Apple Sherbet in ‘Kawaii’ Containers Popular in Japan, Expanding Sales Overseas

The Yomiuri Shimbun
Shinshu Ringo Dama, an apple-flavored sherbet, right, and Shinshu Shine Muscat Dama, a Shine Muscat grape flavored sherbet

NAKANO, Nagano — A frozen treat named Shinshu Ringo Dama, produced by a company in this city and popular due to its cute, apple-shaped red container and rich apple flavor, is expanding sales channels overseas.

As Nagano Prefecture is known for apples, the sherbet has been recognized as a frozen treat unique to the region. There is also a Shine Muscat grape version in a yellow-green container. Shinshu Ringo Dama means Shinshu apple ball, as Shinshu is an old name for Nagano Prefecture still in use today.

The sherbet is produced by Chukoureika Co., which developed the product’s original version, Chukou Ringo Dama, in 1978. It all started out when the company, which was a wholesaler of ice cream at the time, was asked by clients such as lodging facilities in the Hokushin area in northern Nagano Prefecture, to think of a treat that can amuse students in other regions visiting the area on school trips.

The company president conceived of a frozen sweet using apples. The apple sherbet became popular among junior high and high school students as intended. After eating, some female students washed the container with water and brought it back home as a souvenir.

Around that time, there was a ski craze, which attracted many people to the excellent skiing slopes in the region. Taking advantage of the boom, the sherbet was also sold at local hotels and became popular among people enjoying after-ski time. As the product was not sold at regular retail shops, for a while it was known only by those in the know.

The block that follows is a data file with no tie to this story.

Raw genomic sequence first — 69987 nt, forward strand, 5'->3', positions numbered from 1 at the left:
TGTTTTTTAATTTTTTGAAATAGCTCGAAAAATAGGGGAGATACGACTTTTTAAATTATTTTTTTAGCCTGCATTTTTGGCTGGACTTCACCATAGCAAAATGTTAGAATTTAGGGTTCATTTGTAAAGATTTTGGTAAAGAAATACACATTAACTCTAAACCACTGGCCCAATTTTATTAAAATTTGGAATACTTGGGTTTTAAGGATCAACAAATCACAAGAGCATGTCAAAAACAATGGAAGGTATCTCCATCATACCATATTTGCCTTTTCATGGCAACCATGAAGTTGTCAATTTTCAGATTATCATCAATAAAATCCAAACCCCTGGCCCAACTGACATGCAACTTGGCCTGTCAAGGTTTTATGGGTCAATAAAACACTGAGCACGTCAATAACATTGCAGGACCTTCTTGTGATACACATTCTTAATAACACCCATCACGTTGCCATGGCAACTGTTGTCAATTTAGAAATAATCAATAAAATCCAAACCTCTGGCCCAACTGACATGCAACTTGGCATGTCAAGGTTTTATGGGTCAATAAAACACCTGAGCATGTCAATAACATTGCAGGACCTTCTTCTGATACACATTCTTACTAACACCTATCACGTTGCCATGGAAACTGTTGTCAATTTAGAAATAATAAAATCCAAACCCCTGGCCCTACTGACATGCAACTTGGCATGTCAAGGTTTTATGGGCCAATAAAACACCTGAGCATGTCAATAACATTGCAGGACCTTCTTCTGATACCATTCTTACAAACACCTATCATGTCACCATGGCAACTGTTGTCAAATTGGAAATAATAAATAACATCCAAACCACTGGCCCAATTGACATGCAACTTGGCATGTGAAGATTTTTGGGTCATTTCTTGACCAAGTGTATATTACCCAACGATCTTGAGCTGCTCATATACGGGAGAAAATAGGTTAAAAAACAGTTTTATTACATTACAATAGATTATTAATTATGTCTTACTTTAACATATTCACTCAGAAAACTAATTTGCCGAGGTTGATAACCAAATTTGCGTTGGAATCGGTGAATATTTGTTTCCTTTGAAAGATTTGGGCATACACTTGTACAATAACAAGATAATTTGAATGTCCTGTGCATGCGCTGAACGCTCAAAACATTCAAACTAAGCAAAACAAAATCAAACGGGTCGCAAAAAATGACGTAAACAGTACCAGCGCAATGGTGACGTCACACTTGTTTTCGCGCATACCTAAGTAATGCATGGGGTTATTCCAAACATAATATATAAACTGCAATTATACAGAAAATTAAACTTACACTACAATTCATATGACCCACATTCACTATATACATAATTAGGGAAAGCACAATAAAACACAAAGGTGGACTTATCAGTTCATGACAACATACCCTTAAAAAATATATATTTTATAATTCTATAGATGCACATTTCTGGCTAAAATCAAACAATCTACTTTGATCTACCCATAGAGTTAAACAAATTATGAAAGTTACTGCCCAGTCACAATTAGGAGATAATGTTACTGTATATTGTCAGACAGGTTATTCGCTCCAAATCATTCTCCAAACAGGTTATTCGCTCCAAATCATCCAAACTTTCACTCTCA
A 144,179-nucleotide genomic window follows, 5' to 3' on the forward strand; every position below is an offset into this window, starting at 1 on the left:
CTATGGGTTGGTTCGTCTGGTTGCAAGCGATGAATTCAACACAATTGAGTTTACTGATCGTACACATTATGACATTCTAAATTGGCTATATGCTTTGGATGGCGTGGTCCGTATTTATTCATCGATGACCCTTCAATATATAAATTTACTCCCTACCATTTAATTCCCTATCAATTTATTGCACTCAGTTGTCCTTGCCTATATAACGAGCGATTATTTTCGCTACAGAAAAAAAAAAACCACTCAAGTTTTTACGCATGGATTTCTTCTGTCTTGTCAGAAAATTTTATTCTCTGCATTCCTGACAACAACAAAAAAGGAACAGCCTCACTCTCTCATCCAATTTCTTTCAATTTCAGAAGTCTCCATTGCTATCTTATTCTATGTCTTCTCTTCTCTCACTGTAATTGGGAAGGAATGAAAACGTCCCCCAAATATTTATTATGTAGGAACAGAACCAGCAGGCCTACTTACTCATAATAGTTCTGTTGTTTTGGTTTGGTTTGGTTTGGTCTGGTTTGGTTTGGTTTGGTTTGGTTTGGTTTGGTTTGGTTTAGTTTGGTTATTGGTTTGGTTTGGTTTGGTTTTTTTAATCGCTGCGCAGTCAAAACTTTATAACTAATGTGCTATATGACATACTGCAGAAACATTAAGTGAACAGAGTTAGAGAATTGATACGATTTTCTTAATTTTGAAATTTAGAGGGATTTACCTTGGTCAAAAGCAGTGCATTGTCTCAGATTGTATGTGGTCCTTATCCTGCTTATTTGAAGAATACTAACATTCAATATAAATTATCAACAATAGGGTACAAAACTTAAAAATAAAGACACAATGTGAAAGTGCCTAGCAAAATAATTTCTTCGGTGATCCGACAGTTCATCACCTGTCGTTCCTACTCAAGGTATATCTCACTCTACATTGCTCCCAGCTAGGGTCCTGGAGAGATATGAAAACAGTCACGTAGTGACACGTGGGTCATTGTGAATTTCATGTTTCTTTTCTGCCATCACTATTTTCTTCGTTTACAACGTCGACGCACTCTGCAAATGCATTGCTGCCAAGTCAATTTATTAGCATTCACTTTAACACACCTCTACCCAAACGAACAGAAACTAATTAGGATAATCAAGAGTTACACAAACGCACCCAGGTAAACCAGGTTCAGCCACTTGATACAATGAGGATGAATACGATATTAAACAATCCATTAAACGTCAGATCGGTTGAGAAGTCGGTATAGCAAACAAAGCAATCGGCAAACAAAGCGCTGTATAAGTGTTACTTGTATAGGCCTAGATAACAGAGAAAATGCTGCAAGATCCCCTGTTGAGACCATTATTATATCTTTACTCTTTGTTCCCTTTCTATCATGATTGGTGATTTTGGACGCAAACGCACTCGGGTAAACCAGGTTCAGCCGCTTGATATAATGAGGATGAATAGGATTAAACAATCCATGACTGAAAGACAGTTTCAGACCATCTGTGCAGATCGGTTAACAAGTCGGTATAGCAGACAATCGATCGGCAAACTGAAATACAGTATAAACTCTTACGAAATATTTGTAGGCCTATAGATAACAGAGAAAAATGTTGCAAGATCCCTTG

In 2016, the product was renamed to Shinshu Ringo Dama by Makoto Kuro-kawa, 60, the current president of the company, as he thought that the frozen treat should be more known as a product from Nagano Prefecture to sell more widely.

The product’s main ingredient, apple juice, was changed to be entirely produced in the prefecture and the apple juice concentration rate was also increased from three times to five times to give the product a richer taste.

In February 2018, the product was presented at the Supermarket Trade Show, an event to exhibit products and discuss business deals with participating retailers from across Japan. It attracted the interest of buyers from overseas, which started exporting to Hong Kong, Taiwan and the United States. Currently, exports account for 20% of its sales volume.

The company launched a new sherbet flavor in February 2020, Shinshu Shine Muscat Dama (Shinshu Shine Muscat ball), which uses Shine Muscat grapes grown in the city that are crushed with its skins as its main ingredient. The next year, the Shine Muscat grape sherbet sold nearly twice as much as the apple sherbet. When the sherbets were offered in Singapore via live streaming e-commerce, 1,000 units of each flavor of sherbet sold out in only 90 seconds.

Kurokawa said: “Now that ‘kawaii’ is understood worldwide, it is natural that the design of its container is gaining popularity in Japan and abroad.”

The treat does not rely on just its visual appeal, as it has a pleasant texture that feels as if you are biting real frozen fruits which contributed to its unshakable popularity.

The suggested retail prices for the apple version and the grape version are ¥250 and ¥350, respectively, plus tax. They are sold at hot spring facilities and Michi-no-Eki roadside rest areas in the prefecture; and at about 370 major supermarkets nationwide, excluding Hokkaido and Kyushu.